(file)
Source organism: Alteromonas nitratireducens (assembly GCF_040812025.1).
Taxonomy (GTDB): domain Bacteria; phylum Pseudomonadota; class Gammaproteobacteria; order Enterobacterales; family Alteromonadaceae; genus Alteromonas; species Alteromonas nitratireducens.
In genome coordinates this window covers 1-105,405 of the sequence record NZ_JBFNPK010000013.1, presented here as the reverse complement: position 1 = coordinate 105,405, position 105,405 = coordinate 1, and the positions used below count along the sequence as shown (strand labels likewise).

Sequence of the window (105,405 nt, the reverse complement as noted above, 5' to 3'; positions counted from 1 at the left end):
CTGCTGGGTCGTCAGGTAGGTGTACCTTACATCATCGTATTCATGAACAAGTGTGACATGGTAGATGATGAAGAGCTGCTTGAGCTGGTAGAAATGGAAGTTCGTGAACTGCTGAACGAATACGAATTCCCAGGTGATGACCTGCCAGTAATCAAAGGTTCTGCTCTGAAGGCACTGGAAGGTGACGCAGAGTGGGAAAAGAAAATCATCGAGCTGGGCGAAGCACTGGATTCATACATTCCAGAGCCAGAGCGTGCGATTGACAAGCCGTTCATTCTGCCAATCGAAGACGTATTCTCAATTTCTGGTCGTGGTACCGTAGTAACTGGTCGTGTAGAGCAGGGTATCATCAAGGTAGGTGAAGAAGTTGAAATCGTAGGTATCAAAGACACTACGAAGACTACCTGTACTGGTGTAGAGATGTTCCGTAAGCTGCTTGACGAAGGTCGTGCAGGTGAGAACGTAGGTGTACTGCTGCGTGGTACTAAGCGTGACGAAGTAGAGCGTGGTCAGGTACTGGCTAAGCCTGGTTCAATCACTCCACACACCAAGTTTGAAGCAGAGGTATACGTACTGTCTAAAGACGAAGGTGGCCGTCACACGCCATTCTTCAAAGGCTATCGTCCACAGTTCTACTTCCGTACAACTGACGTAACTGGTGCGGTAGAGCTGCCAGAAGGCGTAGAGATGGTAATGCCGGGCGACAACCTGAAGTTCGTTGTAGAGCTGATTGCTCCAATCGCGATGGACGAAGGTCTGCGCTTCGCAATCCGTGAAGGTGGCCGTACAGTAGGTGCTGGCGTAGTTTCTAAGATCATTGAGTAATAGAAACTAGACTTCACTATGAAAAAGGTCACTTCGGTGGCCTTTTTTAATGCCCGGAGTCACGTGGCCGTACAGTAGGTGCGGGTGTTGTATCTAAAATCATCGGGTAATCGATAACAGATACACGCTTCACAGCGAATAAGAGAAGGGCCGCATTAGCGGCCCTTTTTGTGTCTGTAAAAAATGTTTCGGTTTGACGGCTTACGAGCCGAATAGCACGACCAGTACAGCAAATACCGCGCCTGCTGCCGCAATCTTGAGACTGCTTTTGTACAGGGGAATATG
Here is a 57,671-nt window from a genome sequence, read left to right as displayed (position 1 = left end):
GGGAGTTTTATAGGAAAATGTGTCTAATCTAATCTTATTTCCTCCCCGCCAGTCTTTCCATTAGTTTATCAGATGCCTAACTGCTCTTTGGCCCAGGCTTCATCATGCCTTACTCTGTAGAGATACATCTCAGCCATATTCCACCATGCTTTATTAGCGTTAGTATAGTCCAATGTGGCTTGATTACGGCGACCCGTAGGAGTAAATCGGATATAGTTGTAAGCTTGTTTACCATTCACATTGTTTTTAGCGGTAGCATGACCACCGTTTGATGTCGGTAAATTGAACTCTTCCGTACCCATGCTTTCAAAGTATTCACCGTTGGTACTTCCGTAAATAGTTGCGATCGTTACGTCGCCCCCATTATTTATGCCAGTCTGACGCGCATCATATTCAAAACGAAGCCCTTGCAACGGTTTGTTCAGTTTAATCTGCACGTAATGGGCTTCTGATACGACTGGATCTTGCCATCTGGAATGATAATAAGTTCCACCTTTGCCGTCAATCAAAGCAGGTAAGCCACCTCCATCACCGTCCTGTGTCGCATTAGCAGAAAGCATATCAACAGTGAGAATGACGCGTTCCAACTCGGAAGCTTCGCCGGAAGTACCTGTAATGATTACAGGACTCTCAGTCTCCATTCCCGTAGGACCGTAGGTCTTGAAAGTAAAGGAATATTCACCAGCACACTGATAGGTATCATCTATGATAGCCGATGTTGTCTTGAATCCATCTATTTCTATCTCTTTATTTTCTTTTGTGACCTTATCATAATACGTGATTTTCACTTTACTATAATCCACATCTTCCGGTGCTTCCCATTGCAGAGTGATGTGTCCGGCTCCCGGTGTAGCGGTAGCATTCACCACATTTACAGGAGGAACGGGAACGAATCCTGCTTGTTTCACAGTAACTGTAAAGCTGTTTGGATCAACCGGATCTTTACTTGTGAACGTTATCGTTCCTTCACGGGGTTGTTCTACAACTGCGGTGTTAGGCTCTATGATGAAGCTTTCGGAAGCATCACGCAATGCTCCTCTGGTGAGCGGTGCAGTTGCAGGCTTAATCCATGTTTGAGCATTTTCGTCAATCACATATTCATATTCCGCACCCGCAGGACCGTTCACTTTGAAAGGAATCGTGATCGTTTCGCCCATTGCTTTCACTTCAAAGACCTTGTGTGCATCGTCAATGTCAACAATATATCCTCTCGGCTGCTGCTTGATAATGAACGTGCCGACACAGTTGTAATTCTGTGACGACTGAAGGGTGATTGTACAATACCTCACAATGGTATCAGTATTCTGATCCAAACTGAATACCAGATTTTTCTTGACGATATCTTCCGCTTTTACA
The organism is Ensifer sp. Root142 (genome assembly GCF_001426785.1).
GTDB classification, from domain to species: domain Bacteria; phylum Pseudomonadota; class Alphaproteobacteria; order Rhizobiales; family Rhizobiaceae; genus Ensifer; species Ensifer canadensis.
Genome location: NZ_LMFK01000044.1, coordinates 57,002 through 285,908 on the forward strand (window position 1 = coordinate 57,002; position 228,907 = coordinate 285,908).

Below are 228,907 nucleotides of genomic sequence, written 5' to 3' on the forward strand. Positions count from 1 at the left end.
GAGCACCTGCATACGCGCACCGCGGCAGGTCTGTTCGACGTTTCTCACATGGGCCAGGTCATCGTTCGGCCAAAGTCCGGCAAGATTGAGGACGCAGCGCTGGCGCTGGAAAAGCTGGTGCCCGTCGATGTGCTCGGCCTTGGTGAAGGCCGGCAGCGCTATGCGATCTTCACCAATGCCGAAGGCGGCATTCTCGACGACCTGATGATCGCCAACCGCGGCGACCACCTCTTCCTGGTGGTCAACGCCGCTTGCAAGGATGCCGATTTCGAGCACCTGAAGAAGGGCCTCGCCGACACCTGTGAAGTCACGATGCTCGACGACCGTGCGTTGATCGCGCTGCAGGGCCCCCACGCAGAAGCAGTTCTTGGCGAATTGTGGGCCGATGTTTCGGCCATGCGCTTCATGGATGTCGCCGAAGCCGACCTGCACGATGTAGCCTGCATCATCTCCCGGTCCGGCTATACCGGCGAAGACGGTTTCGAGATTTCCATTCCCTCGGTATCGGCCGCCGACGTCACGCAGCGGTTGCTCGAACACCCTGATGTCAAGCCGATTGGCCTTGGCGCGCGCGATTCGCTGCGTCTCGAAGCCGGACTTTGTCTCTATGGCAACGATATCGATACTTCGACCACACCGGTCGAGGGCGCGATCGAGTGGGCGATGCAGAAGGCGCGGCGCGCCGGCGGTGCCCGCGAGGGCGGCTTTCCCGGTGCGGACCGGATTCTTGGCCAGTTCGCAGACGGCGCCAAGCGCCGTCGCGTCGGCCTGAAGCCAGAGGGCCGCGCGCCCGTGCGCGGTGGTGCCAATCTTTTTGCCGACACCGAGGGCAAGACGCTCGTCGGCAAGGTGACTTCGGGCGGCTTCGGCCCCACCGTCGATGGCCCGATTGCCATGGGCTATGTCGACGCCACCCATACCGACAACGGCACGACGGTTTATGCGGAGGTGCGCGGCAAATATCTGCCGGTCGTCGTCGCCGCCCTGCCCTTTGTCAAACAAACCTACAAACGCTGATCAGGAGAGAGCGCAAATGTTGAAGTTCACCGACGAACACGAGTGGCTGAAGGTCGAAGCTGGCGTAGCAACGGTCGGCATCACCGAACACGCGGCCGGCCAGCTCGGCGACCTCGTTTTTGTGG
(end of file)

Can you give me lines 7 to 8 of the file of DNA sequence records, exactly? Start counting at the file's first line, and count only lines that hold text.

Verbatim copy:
GGGAGTTTTATAGGAAAATGTGTCTAATCTAATCTTATTTCCTCCCCGCCAGTCTTTCCATTAGTTTATCAGATGCCTAACTGCTCTTTGGCCCAGGCTTCATCATGCCTTACTCTGTAGAGATACATCTCAGCCATATTCCACCATGCTTTATTAGCGTTAGTATAGTCCAATGTGGCTTGATTACGGCGACCCGTAGGAGTAAATCGGATATAGTTGTAAGCTTGTTTACCATTCACATTGTTTTTAGCGGTAGCATGACCACCGTTTGATGTCGGTAAATTGAACTCTTCCGTACCCATGCTTTCAAAGTATTCACCGTTGGTACTTCCGTAAATAGTTGCGATCGTTACGTCGCCCCCATTATTTATGCCAGTCTGACGCGCATCATATTCAAAACGAAGCCCTTGCAACGGTTTGTTCAGTTTAATCTGCACGTAATGGGCTTCTGATACGACTGGATCTTGCCATCTGGAATGATAATAAGTTCCACCTTTGCCGTCAATCAAAGCAGGTAAGCCACCTCCATCACCGTCCTGTGTCGCATTAGCAGAAAGCATATCAACAGTGAGAATGACGCGTTCCAACTCGGAAGCTTCGCCGGAAGTACCTGTAATGATTACAGGACTCTCAGTCTCCATTCCCGTAGGACCGTAGGTCTTGAAAGTAAAGGAATATTCACCAGCACACTGATAGGTATCATCTATGATAGCCGATGTTGTCTTGAATCCATCTATTTCTATCTCTTTATTTTCTTTTGTGACCTTATCATAATACGTGATTTTCACTTTACTATAATCCACATCTTCCGGTGCTTCCCATTGCAGAGTGATGTGTCCGGCTCCCGGTGTAGCGGTAGCATTCACCACATTTACAGGAGGAACGGGAACGAATCCTGCTTGTTTCACAGTAACTGTAAAGCTGTTTGGATCAACCGGATCTTTACTTGTGAACGTTATCGTTCCTTCACGGGGTTGTTCTACAACTGCGGTGTTAGGCTCTATGATGAAGCTTTCGGAAGCATCACGCAATGCTCCTCTGGTGAGCGGTGCAGTTGCAGGCTTAATCCATGTTTGAGCATTTTCGTCAATCACATATTCATATTCCGCACCCGCAGGACCGTTCACTTTGAAAGGAATCGTGATCGTTTCGCCCATTGCTTTCACTTCAAAGACCTTGTGTGCATCGTCAATGTCAACAATATATCCTCTCGGCTGCTGCTTGATAATGAACGTGCCGACACAGTTGTAATTCTGTGACGACTGAAGGGTGATTGTACAATACCTCACAATGGTATCAGTATTCTGATCCAAACTGAATACCAGATTTTTCTTGACGATATCTTCCGCTTTTACA
The organism is Ensifer sp. Root142 (genome assembly GCF_001426785.1).